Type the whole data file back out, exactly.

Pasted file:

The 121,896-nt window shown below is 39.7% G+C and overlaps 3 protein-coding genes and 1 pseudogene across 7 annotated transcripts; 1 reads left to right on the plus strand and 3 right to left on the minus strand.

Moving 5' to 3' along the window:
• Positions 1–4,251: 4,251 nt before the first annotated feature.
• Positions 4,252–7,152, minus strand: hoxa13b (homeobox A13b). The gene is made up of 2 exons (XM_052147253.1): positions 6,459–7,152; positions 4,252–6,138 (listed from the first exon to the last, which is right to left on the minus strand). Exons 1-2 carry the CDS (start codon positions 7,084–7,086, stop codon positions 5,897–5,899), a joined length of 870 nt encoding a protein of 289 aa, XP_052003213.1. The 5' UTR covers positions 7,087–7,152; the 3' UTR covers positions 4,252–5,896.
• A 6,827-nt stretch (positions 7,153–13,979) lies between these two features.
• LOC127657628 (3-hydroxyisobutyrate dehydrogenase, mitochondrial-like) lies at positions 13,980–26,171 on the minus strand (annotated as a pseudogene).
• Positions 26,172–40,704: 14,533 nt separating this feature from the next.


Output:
The 121,896-nt window shown below is 39.7% G+C and overlaps 3 protein-coding genes and 1 pseudogene across 7 annotated transcripts; 1 reads left to right on the plus strand and 3 right to left on the minus strand.

Moving 5' to 3' along the window:
• Positions 1–4,251: 4,251 nt before the first annotated feature.
• Positions 4,252–7,152, minus strand: hoxa13b (homeobox A13b). The gene is made up of 2 exons (XM_052147253.1): positions 6,459–7,152; positions 4,252–6,138 (listed from the first exon to the last, which is right to left on the minus strand). Exons 1-2 carry the CDS (start codon positions 7,084–7,086, stop codon positions 5,897–5,899), a joined length of 870 nt encoding a protein of 289 aa, XP_052003213.1. The 5' UTR covers positions 7,087–7,152; the 3' UTR covers positions 4,252–5,896.
• A 6,827-nt stretch (positions 7,153–13,979) lies between these two features.
• LOC127657628 (3-hydroxyisobutyrate dehydrogenase, mitochondrial-like) lies at positions 13,980–26,171 on the minus strand (annotated as a pseudogene).
• Positions 26,172–40,704: 14,533 nt separating this feature from the next.